The National Board of Review, which traditionally announced first during awards season now announces a day after the New York Film Critics. They have impact because they announce so early. Any bit of prestige early on always helps a contender get recognition. Most people “out there” and in fact, many industry voters, don’t really care whether the NYFCC are “real critics” and the NBR aren’t – they are both considered major critics awards, sorry NYFCC. The day the New York Film Critics pick a film like the Babadook for Best Picture – one that isn’t even eligible for the Oscars? They can say they cut the cord to the awards season for good. But for now, they are right in line with awards season groupthink.

The NBR has less of an Oscartastic track record and often thinks just a little bit outside the box. Last year, they picked Spike Jonze’s Her for Best Picture of the year. They then get ten more choices to name for Best Film of the year, though their picks can sometimes we kind of weird, like The Secret Life of Walter Mitty last year. My predictions for their their top choice, as follows:

Best Picture of the Year: Unbroken
And the top ten of the year:
American Sniper
Gone Girl
Into the Woods
The Imitation Game
The Theory of Everything
A Most Violent Year

Please enter our contest and post your predictions in the comments. They will be announcing on Tuesday morning.


On Monday, the New York Film Critics will begin voting. Tuesday, the following day, will be the National Board of Review’s announcement.  The New York Film Critics are probably the most Oscar friendly of the big critics groups, for whatever reason, but have, in the last two years, picked films no one else has yet seen, or seen but not yet reviewed. Zero Dark Thirty in 2012 and last year’s American Hustle. Will they do that again this year? There are really only two films they could do that with and that’s Unbroken, which has been seen by SOME but has a strict embargo enforced until December 1. They could do that with Selma, which has been seen but hasn’t yet been reviewed.

Either way, I expect, and probably most people expect, the New York Film Critics to go for either Boyhood or Birdman – making Oscars 2015 officially Boyman. Or Birdhood. Is there an American Hustle that might there to interrupt the flow of the two favorites so far? Not sure. Either way, it’s your turn to tell me. Your prize for winning this is $50 gift card at Amazon.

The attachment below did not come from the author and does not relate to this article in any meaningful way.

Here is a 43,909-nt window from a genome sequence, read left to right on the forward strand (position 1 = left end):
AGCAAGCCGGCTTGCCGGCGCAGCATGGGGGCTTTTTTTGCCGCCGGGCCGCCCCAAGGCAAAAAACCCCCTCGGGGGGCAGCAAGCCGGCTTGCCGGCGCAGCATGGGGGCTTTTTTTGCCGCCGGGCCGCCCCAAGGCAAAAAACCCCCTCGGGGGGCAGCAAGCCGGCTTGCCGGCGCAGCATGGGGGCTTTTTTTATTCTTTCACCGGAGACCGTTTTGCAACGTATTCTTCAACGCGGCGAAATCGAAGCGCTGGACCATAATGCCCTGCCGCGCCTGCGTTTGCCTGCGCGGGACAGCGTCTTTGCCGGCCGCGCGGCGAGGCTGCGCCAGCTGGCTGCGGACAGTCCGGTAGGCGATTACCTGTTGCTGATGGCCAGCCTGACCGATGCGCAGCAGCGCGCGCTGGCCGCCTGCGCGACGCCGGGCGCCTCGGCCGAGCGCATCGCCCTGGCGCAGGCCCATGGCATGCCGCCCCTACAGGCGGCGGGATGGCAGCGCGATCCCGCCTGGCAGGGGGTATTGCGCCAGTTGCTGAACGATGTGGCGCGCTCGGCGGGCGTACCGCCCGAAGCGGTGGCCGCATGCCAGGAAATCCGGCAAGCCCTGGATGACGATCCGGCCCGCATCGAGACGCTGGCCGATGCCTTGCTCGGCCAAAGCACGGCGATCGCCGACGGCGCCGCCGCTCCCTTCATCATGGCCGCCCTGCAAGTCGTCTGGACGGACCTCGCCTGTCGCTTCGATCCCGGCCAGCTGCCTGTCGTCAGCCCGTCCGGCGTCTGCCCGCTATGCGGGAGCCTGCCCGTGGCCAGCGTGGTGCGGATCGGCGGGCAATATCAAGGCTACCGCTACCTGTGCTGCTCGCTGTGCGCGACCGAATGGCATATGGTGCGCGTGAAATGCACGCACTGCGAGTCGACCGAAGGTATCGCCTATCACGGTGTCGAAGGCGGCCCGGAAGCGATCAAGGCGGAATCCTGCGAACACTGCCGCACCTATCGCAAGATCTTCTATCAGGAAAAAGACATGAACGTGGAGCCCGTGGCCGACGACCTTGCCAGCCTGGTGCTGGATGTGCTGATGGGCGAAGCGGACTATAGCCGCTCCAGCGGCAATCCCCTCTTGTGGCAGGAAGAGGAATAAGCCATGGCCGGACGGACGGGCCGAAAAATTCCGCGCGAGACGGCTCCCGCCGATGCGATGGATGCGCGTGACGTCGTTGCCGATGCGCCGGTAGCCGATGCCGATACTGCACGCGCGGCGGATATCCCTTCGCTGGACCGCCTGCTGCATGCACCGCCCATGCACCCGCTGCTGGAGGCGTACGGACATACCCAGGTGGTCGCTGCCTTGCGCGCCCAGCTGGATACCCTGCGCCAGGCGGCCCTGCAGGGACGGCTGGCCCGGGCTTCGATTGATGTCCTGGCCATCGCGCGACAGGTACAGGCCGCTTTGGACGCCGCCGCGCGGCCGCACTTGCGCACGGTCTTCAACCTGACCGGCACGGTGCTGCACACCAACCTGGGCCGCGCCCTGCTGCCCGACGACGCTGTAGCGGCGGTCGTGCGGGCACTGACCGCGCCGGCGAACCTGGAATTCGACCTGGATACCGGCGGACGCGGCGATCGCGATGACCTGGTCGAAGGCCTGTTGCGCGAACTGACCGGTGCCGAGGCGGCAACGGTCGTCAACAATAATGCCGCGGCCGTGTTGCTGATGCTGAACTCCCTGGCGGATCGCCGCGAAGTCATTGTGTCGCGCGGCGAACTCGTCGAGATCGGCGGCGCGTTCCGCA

For the first time ever, we have ten winners in our Oscar contest. I have to say that these are probably collectively the highest scores in this contest in 15 years. It probably has to do with Gravity dominating many of the usually harder to guess awards. These readers missed only ONE category, listed below:

Vince Chan – missed only animated short.
Bob Tormey – missed only Best Picture.
Calvin Cousin – missed only animated short.
Juan Pablo Aragon – missed only documentary.
Corey Hart – missed only animated short.
Sefa Emekli – missed only animated short.
Abby Brown – missed only documentary.
Marco Santos – missed only doc short.
Robert Butler – missed only makeup.
Chris Schleicher – missed only animated short.

Winners of this (or any contest) contact for prize info.

After the cut, those who only missed two!

Continue reading…


Our contest is up and running. Preview coming later in the week.

The winner of our Oscar contest, with 77, is:
Gautam Anand

Runners-up, with 75:
Andrew Dean
Shane Nier
Daniela Y
Rob Browne
Tom M

For the Golden Globes, the winners are
Jeremy Smith
Nabeel Laher
Giuseppe Samela

Runners-Up with 10:
Ina Hark
Dean Caivano

Globes TV winners:
Jeff Knizner
Gustavo Cruz
Eduardo Gomes
Yannick Hache
João Garrido

For the winners of the Globe and Oscar contest, please send an email to awards daily [at]


It’s that time of year again. Please check out Gold Derby to see what the experts are predicting, but you too can take a stab at it. There will be prizes!